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Mild Brain Zap May Help Treat Seasickness Or Motion Sickness In Future (Video)

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A cure for seasickness or other forms of motion sickness could be as simple as a quick zap to the brain, researchers in Britain suggest.

A mild electrical current applied to the scalp can regulate responses in an area of the brain responsible for processing motion signals, they say.

Although the cause of motion sickness is not well understood, many scientists believe it may stem from confusion in the brain involving such signals arriving from both the eyes and the ears, which are involved in balance, as we are moving.

Electrical stimulation can reduce the impact of those confusing inputs that may cause the symptoms of motion sickness, the researchers at Imperial College London report in the journal Neurology.

Motion sickness is a common affliction, as anyone who's ridden a roller coaster or sailed on rough seas knows, but for around three people in 10 the symptoms – including dizziness, nausea and cold sweats – can be extreme.

The researchers said that people whose inner ear was damaged, interfering with its balance duties, sometimes no longer had motion sickness.

That inspired them to employ "transcranial direct current stimulation" to manipulate the part of the brain that normally interprets messages coming from those balance mechanisms in the ear, "specifically unipolarcathodal stimulation over the left parietal cortex."

For their study, the researchers put volunteers in a device known as a "chunder chair," which simulates the disorienting motions of a fairground ride.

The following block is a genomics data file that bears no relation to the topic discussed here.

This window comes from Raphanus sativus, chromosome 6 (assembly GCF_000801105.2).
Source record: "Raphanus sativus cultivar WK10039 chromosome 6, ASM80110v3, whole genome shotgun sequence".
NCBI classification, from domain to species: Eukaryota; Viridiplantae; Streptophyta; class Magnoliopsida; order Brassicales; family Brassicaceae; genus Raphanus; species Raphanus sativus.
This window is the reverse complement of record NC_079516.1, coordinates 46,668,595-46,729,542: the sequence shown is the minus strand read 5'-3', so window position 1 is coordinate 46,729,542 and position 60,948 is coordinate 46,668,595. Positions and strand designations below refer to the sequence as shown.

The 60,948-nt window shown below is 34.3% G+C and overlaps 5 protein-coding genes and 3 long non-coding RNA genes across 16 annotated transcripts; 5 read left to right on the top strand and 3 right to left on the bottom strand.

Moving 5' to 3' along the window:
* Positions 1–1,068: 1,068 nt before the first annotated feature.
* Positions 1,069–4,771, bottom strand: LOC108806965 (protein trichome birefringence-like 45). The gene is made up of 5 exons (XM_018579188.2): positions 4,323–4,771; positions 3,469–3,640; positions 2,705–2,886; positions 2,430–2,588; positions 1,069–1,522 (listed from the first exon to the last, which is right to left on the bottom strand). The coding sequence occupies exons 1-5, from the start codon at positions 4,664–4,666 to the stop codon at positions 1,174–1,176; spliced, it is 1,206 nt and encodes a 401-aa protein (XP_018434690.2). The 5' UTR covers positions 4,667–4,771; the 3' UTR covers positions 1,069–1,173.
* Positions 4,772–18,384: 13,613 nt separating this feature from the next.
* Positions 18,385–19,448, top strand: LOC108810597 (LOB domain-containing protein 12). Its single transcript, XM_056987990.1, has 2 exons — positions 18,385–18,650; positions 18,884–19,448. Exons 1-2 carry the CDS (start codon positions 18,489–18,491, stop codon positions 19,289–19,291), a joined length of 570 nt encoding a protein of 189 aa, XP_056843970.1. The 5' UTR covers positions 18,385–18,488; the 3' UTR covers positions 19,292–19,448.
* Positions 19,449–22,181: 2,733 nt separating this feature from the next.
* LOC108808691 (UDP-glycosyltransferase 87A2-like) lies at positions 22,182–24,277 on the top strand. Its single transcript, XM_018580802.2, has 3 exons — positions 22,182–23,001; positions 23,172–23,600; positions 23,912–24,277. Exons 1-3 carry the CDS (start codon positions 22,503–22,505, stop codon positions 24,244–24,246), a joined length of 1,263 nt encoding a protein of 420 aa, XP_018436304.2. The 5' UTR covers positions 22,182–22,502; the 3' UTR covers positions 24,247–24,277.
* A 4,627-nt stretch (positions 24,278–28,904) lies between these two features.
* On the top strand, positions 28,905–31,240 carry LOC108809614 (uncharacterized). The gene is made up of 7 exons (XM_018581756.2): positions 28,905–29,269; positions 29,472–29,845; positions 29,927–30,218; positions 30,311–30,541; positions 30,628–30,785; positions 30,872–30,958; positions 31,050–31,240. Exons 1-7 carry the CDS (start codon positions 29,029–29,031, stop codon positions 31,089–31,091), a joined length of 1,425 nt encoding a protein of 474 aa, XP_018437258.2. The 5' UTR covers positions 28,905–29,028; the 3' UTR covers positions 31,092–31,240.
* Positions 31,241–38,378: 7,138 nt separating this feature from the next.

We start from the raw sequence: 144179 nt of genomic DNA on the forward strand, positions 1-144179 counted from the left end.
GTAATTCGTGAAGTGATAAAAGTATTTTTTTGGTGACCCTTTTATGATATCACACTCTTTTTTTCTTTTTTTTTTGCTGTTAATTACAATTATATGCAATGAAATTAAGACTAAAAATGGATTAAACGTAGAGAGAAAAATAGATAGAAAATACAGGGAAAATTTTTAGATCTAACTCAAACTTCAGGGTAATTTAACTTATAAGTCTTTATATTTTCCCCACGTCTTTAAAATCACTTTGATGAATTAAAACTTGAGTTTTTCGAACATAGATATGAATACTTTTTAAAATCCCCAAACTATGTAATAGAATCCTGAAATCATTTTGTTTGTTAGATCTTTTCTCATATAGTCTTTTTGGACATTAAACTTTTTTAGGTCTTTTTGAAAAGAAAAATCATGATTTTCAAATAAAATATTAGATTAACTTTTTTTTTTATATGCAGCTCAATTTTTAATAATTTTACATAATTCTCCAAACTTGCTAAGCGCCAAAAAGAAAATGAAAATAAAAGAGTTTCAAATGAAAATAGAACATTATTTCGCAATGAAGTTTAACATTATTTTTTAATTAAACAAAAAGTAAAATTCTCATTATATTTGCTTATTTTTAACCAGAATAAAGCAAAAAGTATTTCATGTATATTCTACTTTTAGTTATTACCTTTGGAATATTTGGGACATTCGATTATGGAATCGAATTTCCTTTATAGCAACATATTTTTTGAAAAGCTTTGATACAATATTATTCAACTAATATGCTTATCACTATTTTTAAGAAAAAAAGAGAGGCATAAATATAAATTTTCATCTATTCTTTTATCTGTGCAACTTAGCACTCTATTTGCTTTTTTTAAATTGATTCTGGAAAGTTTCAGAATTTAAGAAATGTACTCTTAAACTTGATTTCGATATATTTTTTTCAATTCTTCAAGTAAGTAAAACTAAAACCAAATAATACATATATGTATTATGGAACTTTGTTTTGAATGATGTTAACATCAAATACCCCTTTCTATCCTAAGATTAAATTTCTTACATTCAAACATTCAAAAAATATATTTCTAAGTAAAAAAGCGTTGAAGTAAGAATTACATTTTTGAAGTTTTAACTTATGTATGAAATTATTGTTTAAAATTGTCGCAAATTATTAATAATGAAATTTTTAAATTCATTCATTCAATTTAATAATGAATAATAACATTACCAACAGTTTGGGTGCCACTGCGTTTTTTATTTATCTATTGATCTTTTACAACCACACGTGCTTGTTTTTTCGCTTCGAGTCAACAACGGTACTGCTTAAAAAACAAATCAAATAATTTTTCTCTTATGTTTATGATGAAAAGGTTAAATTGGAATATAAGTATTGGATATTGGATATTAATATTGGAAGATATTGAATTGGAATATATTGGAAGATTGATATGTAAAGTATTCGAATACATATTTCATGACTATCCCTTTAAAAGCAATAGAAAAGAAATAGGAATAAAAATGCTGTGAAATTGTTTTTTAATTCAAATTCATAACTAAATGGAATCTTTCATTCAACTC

After all the participants spent some time in the chair – and experienced motions sickness as a result – half the group were given another session after having tiny electrical currents applied to their scalps to manipulate brain activity.

For that group, in their second session in the chair, it took an average of three additional minutes for motion sickness to start.

A device for personal use could be available in the next 5 or 10 years, suggests study leader Qadeer Arshad.

"It may be something like a TENS machine that is used for back pain," he says.

TENS stands for Transcutaneous Electrical Nerve Stimulation, available in devices meant to treat nerve-related pain conditions.

The technique might even be incorporated into a smartphone, he says.

"We hope it might even integrate with a mobile phone, which would be able to deliver the small amount of electricity required via the headphone jack," he explains. "In either case, you would temporarily attach small electrodes to your scalp before traveling – on a cross-channel ferry, for example."

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